Same song, twenty-ninth verse: Israel abandons the worship of God only to chase after the local deities of the Canaanites. So God lifts his hand of blessing from them and allows them to have what they want—a visible, controllable, good luck charm god. But as before, the same sad results ensue: Israel is left defenseless against cruel enemies, their agrarian economy collapses, their families suffer undue hardship and their lives are miserable under the rule of foreign gods and foreign nations. Then, predictably, they come to themselves, cry out to God, repent, and God sends a rescuer—judge after judge who rises up to bail them out. That is the story repeated over and over in Judges.

Of course, we have the advantage of looking back at this four hundred year period of on again, off again religion and viewing it only as a relatively short snapshot of history. It wasn’t. There were long patterns of obedience and blessing on Israel’s part—ten, twenty, thirty years of faithfulness to God. But then Israel would cycle into spiritual lassitude and moral drift until finally they were into full-on backsliding. And the oppressive consequences would follow—ten, twenty, thirty years of domination by godless and ruthless enemies.

So why didn’t the children of Israel learn their lesson after the first beating? Why did they drift into idol worship over and over again? What was their infatuation with other gods? Again, we look back upon their history without understanding the long periods of time that the nation cycled through, and in so doing we fail to realize that we are prone to the same kind of drift and wrong dependencies as they were—we are just a little more sophisticated with our worship of idols. The Quest Study Bible offers some reasons for their infatuation with local idols, and as you ponder these that follow, see if you can identify your own tendencies to drift from utter dependence and ruthless obedience to God:

  1. Idols were physical objects that could be seen (Lev 26:1). Israel’s God, on the other hand, was unseen.
  2. Idols could be carried, controlled and confined. Israel’s God, however, was an awesome and mysterious God who could not be manipulated by his people. He “moved” whenever and wherever he wanted.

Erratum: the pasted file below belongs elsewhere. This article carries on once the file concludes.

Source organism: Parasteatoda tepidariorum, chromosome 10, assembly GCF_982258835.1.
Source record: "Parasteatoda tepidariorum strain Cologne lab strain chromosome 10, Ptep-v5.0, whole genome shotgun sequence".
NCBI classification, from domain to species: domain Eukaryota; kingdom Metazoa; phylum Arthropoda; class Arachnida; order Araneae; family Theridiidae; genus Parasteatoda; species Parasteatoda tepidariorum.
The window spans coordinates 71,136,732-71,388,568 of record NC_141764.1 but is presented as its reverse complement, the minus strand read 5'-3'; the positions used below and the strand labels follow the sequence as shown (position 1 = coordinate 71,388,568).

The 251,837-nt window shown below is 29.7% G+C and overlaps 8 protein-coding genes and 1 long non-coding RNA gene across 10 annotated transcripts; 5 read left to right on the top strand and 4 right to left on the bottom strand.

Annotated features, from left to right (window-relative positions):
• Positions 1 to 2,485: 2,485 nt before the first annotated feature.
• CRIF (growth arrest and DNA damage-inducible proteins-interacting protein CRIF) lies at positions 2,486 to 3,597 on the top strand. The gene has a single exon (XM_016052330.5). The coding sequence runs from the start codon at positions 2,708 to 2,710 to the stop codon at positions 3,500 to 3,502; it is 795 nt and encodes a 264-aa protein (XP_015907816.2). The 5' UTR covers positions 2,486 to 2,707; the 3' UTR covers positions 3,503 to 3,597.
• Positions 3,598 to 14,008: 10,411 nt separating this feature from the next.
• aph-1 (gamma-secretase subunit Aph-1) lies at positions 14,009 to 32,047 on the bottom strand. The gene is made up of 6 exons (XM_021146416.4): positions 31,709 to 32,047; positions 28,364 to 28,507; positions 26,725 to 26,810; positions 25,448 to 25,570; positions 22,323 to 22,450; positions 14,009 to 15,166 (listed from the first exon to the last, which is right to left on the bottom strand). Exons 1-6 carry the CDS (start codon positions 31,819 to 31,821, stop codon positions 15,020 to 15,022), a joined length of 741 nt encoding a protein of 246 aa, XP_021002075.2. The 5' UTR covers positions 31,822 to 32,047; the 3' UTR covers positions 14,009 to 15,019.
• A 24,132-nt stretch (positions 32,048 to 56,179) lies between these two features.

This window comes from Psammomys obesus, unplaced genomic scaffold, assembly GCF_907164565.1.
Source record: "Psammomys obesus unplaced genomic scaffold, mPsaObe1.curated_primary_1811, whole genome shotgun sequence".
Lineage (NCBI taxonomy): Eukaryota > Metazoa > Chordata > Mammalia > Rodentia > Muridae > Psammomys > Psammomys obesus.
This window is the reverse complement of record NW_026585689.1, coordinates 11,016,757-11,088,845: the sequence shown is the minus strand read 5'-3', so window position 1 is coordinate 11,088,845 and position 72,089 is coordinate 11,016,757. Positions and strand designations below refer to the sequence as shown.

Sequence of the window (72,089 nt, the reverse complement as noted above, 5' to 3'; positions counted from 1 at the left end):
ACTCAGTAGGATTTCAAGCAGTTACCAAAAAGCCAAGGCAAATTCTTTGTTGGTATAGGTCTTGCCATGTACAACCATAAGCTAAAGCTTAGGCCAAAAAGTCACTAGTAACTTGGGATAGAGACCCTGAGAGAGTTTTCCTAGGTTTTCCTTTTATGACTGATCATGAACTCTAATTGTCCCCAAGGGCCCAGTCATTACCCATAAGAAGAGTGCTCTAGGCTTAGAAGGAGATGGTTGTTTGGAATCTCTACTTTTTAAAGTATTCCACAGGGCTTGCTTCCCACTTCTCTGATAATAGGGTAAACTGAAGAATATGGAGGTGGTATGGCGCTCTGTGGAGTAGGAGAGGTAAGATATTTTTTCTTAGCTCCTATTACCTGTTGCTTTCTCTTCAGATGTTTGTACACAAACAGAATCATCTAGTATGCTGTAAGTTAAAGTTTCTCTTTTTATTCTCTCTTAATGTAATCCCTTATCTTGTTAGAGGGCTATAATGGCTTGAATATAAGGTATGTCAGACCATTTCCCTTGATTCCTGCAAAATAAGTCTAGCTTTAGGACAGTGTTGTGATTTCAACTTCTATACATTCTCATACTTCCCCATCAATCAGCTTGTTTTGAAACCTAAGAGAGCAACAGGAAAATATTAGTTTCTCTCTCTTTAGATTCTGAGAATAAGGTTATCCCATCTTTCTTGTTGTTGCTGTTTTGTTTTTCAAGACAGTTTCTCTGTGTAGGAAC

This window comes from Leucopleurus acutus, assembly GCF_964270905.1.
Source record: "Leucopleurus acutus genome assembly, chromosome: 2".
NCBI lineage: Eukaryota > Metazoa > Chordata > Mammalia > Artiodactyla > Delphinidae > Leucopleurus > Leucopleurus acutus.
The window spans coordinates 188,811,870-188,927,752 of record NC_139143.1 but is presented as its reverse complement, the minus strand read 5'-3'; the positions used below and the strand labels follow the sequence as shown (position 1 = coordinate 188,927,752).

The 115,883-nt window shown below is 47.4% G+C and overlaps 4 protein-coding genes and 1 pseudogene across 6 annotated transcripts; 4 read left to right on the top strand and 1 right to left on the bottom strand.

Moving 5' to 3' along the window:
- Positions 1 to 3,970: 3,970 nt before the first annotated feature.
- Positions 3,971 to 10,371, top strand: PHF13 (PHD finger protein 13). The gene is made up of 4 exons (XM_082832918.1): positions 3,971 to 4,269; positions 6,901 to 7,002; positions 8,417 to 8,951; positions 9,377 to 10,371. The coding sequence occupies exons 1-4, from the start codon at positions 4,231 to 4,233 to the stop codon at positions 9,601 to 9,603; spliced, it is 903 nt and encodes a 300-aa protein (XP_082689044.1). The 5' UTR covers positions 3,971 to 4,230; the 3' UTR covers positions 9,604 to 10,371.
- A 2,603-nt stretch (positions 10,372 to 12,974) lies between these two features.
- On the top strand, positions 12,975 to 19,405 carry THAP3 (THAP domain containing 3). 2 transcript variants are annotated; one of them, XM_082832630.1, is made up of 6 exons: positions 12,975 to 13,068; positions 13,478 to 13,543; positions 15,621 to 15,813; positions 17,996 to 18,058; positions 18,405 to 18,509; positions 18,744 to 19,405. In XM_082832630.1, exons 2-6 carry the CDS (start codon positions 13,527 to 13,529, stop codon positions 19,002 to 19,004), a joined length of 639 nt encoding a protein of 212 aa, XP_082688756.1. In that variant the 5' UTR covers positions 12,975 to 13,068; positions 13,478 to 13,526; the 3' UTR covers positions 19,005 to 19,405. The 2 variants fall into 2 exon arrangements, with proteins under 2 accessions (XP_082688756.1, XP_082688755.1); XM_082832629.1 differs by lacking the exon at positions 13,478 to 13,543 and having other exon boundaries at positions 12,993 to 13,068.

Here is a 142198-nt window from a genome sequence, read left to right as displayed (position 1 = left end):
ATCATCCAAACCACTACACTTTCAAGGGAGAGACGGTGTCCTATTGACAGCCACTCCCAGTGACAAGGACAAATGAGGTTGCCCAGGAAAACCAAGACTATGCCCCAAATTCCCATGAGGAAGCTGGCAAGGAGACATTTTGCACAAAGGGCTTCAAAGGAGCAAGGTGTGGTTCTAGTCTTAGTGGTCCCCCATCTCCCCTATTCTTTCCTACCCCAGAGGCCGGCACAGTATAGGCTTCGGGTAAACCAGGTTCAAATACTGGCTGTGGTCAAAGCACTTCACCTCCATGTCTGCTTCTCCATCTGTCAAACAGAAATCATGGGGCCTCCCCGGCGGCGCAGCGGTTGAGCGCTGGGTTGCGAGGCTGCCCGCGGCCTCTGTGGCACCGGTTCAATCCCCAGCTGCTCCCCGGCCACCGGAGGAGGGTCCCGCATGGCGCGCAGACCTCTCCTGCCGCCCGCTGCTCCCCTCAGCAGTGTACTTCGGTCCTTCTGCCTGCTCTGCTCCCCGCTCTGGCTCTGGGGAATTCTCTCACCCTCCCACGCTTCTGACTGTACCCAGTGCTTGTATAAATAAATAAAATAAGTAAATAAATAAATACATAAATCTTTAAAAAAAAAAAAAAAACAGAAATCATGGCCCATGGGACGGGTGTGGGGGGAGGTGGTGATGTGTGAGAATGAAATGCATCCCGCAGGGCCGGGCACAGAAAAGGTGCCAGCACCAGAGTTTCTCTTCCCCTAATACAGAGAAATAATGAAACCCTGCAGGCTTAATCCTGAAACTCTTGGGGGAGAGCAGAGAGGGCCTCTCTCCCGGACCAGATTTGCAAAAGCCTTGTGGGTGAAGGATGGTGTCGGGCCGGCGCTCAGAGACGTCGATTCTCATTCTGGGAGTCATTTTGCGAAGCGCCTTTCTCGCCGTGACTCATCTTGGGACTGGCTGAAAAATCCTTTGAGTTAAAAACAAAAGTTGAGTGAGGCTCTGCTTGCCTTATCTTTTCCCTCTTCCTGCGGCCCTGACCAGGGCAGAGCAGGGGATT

3. Foreign gods were thought to have power over crops, a prime concern of the Israelites. The people were superstitious and didn’t want to risk their harvests by offending the pagan gods.
  4. Some foreign gods were believed to give fertility to the womb. The worship of these gods involved religious prostitution (1Ki 14:24) and other sexually immoral practices, which appealed to the sensual desires of the Israelites. The Israelites may have concluded that it was better to indulge in these pleasurable activities than to displease the gods of fertility.
  5. Idol worship was a cultural norm. The Israelites often found it easier to join in local customs than to go against them.

Who is going to be God in your life? That is a pertinent question for you today, because you are going to worship someone, or something. Your god is whatever you are putting your full-throttled dependence upon and giving your singular devotion to. Of course, we don’t worship literal images made of wood, stone, silver or gold like the ancient Israelites did, but wouldn’t you agree that we are just as susceptible to the seduction of less visible but highly sophisticated idols like money, sex and power, that is, earthly security, momentary pleasure and misused control?

If you are placing importance, expending energy and make personal investment in things that drown out your full-throttled devotion and singular devotion to God, you have made them into an idol. But here’s the deal: at the end of the day, those things will have amounted to nothing. In fact, they will have done real harm to the blessings that God would have poured out in your life had you waited upon him in devotion and dependence.

If reading through this is convicting you at all, I would suggest you quickly get on your knees and cry out to God in sincere repentance, like the Israelites did. Put aside your wrong dependencies and misplaced devotions and worship God only. Perhaps he will be grieved by your misery and reach out to you in love.

No, not perhaps—he really will reach out to you in love.

Going Deeper With God: Where have you put devotion and dependence on someone or something other than God? Arrest that spiritual drift by crying out to God, rejecting your false gods, and turning fully toward him. Allow him to bless you once again—he really wants to.

This Is What Happens When We Forget God

ThanksLiving: 365 Days of Gratitude